A: I receive a lot of these kinds of questions. They also are asked about Scottsdale, Phoenix, California etc. Again they have to do with a "wither the market" question. All markets in the US are under pressure because of the barrage of bad news that continues daily. Even markets that have not been as overbuilt as - say - Miami or San Diego. The question is, what is your purpose? Holiday home or rental? Foreclosure "deal" or Canadian dollar play? The best deals are likely found in new subdivisions where builders have built but not sold... And yes there are deals available in Palm Springs. The only way to find out whether it is for you ... is to go there.
Q: Friends of ours have just purchased a foreclosure franchise. They have been told they can easily make $300,000 to $500,000 a year. Do you think this a good idea?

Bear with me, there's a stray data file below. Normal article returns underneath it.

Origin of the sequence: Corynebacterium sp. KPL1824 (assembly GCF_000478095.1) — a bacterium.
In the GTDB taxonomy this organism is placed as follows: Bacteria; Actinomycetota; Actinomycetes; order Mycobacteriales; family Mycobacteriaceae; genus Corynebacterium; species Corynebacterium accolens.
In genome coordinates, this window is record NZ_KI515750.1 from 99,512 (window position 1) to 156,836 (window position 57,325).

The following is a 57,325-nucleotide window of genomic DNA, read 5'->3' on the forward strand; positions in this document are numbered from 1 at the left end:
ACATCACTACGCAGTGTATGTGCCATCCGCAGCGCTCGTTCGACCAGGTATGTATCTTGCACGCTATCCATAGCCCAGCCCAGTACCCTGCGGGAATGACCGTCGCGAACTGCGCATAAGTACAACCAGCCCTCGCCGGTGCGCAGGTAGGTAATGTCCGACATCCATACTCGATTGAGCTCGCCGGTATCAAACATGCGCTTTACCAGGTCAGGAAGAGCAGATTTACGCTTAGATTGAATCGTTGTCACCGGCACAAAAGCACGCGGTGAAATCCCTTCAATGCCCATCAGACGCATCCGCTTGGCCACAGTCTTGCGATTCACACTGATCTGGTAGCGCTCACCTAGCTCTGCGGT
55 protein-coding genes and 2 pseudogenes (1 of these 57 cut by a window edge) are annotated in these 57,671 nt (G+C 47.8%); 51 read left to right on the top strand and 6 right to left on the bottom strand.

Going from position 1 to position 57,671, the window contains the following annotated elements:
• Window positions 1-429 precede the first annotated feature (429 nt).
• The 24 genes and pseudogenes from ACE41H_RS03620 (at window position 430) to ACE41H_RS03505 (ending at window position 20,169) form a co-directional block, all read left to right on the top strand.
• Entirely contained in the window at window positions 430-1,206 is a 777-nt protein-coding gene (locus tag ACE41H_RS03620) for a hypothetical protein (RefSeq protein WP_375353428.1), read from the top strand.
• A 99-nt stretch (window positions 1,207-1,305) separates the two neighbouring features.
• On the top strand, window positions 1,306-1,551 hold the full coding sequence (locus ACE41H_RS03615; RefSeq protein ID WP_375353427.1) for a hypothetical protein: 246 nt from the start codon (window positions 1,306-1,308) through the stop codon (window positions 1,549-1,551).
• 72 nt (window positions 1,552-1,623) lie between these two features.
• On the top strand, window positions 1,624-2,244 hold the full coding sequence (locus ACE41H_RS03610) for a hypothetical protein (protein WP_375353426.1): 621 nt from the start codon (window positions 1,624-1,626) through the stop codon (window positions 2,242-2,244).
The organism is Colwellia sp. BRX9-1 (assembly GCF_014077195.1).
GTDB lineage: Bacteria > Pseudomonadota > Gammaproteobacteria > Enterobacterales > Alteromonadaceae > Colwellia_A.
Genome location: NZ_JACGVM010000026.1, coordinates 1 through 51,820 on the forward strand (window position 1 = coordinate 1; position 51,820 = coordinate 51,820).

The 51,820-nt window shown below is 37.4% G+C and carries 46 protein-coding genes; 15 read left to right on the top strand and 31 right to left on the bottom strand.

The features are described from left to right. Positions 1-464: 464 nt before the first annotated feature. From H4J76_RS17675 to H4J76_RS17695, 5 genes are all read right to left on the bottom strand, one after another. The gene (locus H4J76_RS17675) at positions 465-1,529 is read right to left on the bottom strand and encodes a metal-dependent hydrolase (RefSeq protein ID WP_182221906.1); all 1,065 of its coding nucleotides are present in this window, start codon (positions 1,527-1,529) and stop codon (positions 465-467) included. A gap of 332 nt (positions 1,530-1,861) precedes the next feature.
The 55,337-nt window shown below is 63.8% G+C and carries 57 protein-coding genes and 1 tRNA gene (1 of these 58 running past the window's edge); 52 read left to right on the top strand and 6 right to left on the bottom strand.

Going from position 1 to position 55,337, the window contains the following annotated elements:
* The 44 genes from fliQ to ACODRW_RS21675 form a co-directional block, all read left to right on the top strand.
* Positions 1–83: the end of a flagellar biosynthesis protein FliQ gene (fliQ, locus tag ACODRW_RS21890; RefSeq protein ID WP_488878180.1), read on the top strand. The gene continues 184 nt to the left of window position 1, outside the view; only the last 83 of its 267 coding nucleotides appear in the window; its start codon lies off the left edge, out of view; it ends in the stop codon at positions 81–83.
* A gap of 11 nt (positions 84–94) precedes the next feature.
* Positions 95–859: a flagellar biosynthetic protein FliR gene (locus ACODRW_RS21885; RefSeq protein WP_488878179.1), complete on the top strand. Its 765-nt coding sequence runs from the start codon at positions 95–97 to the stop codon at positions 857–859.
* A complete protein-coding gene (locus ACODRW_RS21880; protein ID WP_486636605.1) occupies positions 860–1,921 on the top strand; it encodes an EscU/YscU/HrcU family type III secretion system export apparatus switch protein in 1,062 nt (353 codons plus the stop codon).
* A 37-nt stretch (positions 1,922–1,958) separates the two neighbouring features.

A: A Foreclosure Franchise? That's a new one on me. I guess, when they are selling franchises they must be expecting foreclosures to be rampant for years. I have seen "easy foreclosure courses" when the sellers of the course tell you that they will supply the names of people in trouble (not possible in Canada because of our privacy laws) and then all you have to do is call the troubled owners and tell them you will assume the mortgage. Well, it may sound easy, but are you willing to fly down there and get the luckless desperate ones to sign the papers? Do you know which papers they have to sign and are you the kind of person that is a happy "grave dancer"? Only you can answer that. The question to ask the marketer is ... if it is so easy, why are you selling franchises?, why don't you buy them all?
Q: Thank you for all your helpful articles. My wife and I are moving to Victoria, and are looking for a fixer-upper that we could renovate and flip. Can you recommend any particular areas to look at? And any specific articles to read?